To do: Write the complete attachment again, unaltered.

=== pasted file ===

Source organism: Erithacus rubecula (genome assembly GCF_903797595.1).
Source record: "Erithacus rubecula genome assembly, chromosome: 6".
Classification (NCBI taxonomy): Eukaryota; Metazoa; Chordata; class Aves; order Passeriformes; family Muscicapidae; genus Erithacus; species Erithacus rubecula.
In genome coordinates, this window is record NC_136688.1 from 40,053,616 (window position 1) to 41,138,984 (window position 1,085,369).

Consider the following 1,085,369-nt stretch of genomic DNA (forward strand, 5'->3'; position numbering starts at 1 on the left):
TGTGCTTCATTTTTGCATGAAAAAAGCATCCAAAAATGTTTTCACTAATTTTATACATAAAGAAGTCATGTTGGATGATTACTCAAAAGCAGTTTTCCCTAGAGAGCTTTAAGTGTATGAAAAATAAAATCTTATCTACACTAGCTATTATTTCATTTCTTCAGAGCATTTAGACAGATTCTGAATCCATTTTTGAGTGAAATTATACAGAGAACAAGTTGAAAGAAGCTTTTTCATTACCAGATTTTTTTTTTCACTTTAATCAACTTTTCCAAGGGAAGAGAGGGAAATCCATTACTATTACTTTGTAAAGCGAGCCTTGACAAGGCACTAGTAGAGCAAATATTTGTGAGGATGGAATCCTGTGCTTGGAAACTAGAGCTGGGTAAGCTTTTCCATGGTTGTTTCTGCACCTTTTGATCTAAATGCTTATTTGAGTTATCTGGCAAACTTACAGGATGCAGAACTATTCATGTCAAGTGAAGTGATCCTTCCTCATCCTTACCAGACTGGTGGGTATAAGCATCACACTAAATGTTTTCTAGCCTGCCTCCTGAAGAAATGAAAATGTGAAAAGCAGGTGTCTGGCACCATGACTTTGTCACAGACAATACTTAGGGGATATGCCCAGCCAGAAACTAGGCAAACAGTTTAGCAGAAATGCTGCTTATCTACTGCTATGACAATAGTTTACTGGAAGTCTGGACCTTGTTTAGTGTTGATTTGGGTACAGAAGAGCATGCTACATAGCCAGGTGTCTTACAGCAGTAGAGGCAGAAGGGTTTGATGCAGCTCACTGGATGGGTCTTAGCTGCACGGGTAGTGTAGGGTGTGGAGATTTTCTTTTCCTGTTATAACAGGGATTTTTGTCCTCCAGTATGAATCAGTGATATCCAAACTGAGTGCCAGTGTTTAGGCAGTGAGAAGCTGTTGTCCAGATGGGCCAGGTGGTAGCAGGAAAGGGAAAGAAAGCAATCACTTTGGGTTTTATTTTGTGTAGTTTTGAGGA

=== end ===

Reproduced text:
Source organism: Erithacus rubecula (genome assembly GCF_903797595.1).
Source record: "Erithacus rubecula genome assembly, chromosome: 6".
Classification (NCBI taxonomy): Eukaryota; Metazoa; Chordata; class Aves; order Passeriformes; family Muscicapidae; genus Erithacus; species Erithacus rubecula.
In genome coordinates, this window is record NC_136688.1 from 40,053,616 (window position 1) to 41,138,984 (window position 1,085,369).

Consider the following 1,085,369-nt stretch of genomic DNA (forward strand, 5'->3'; position numbering starts at 1 on the left):
TGTGCTTCATTTTTGCATGAAAAAAGCATCCAAAAATGTTTTCACTAATTTTATACATAAAGAAGTCATGTTGGATGATTACTCAAAAGCAGTTTTCCCTAGAGAGCTTTAAGTGTATGAAAAATAAAATCTTATCTACACTAGCTATTATTTCATTTCTTCAGAGCATTTAGACAGATTCTGAATCCATTTTTGAGTGAAATTATACAGAGAACAAGTTGAAAGAAGCTTTTTCATTACCAGATTTTTTTTTTCACTTTAATCAACTTTTCCAAGGGAAGAGAGGGAAATCCATTACTATTACTTTGTAAAGCGAGCCTTGACAAGGCACTAGTAGAGCAAATATTTGTGAGGATGGAATCCTGTGCTTGGAAACTAGAGCTGGGTAAGCTTTTCCATGGTTGTTTCTGCACCTTTTGATCTAAATGCTTATTTGAGTTATCTGGCAAACTTACAGGATGCAGAACTATTCATGTCAAGTGAAGTGATCCTTCCTCATCCTTACCAGACTGGTGGGTATAAGCATCACACTAAATGTTTTCTAGCCTGCCTCCTGAAGAAATGAAAATGTGAAAAGCAGGTGTCTGGCACCATGACTTTGTCACAGACAATACTTAGGGGATATGCCCAGCCAGAAACTAGGCAAACAGTTTAGCAGAAATGCTGCTTATCTACTGCTATGACAATAGTTTACTGGAAGTCTGGACCTTGTTTAGTGTTGATTTGGGTACAGAAGAGCATGCTACATAGCCAGGTGTCTTACAGCAGTAGAGGCAGAAGGGTTTGATGCAGCTCACTGGATGGGTCTTAGCTGCACGGGTAGTGTAGGGTGTGGAGATTTTCTTTTCCTGTTATAACAGGGATTTTTGTCCTCCAGTATGAATCAGTGATATCCAAACTGAGTGCCAGTGTTTAGGCAGTGAGAAGCTGTTGTCCAGATGGGCCAGGTGGTAGCAGGAAAGGGAAAGAAAGCAATCACTTTGGGTTTTATTTTGTGTAGTTTTGAGGA